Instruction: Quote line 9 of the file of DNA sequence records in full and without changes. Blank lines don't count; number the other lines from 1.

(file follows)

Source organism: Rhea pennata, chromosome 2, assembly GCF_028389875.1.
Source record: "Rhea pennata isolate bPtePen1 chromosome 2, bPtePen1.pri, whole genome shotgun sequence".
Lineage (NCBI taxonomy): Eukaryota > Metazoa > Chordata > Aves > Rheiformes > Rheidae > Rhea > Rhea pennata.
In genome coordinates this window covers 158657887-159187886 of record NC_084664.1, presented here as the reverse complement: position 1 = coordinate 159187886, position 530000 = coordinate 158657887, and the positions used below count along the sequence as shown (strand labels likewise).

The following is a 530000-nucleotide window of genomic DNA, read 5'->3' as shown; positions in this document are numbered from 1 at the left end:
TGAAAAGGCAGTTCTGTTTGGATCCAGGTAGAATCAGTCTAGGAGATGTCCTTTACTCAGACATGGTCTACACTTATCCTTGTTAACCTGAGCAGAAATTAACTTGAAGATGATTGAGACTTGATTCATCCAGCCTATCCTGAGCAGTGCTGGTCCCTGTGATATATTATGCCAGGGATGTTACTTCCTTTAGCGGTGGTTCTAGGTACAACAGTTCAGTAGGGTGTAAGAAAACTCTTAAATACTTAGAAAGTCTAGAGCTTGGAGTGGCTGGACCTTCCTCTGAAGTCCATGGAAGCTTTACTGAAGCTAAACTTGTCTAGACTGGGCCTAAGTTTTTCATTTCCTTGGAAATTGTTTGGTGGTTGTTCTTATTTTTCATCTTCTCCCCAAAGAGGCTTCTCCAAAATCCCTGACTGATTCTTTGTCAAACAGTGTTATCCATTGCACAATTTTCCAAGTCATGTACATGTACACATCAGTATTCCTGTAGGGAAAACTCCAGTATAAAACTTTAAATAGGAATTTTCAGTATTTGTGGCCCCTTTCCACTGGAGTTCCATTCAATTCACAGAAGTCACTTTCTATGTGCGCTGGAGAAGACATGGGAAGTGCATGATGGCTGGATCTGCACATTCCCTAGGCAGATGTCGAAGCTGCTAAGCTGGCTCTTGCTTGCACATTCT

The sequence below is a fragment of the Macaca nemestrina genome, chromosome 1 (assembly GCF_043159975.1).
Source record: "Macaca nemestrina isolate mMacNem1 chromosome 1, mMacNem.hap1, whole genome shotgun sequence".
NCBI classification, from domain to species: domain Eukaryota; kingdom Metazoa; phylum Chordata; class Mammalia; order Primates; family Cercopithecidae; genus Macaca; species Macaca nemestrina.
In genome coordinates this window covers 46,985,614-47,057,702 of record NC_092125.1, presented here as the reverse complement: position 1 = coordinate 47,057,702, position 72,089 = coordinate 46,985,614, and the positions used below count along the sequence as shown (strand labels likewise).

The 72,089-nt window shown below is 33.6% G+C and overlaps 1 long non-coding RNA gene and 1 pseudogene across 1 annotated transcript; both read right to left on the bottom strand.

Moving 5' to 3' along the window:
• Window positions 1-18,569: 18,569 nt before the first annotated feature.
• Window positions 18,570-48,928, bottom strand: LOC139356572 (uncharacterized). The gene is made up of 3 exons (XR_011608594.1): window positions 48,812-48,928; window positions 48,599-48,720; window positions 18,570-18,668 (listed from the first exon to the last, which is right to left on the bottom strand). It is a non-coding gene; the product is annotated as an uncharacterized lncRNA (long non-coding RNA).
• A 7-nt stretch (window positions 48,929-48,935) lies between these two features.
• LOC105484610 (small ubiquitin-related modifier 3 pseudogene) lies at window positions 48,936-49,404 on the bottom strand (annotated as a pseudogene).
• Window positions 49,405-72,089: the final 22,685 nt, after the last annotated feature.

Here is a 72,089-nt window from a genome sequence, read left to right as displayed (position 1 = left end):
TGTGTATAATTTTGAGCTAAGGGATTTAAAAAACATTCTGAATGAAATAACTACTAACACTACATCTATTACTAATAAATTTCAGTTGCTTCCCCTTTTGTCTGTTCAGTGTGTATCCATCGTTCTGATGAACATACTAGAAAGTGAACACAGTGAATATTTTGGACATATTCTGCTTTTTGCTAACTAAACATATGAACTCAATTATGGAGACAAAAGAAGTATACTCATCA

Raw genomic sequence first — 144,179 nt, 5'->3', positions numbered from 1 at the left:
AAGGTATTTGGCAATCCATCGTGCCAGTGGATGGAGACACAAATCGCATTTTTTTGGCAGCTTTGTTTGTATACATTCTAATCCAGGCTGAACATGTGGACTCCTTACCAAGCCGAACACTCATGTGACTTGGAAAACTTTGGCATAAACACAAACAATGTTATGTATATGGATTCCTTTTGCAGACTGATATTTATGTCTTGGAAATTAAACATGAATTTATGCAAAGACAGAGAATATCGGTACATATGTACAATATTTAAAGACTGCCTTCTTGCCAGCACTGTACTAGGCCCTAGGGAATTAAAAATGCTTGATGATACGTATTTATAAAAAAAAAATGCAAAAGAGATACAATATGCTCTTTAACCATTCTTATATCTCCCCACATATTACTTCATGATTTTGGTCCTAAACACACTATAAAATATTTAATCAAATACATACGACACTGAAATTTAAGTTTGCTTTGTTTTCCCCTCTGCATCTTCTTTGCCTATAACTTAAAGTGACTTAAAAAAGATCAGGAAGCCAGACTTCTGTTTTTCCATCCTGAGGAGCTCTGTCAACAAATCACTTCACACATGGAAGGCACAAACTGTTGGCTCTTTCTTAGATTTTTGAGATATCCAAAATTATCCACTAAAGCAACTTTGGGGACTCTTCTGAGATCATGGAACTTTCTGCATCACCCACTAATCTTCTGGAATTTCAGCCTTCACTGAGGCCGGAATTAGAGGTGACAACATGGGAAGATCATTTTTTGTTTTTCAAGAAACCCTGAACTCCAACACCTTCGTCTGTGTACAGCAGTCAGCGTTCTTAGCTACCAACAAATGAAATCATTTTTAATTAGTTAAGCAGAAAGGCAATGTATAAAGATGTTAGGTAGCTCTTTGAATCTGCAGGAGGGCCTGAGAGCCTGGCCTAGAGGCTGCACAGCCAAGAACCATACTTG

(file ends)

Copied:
NCBI classification, from domain to species: domain Eukaryota; kingdom Metazoa; phylum Chordata; class Mammalia; order Primates; family Cercopithecidae; genus Macaca; species Macaca nemestrina.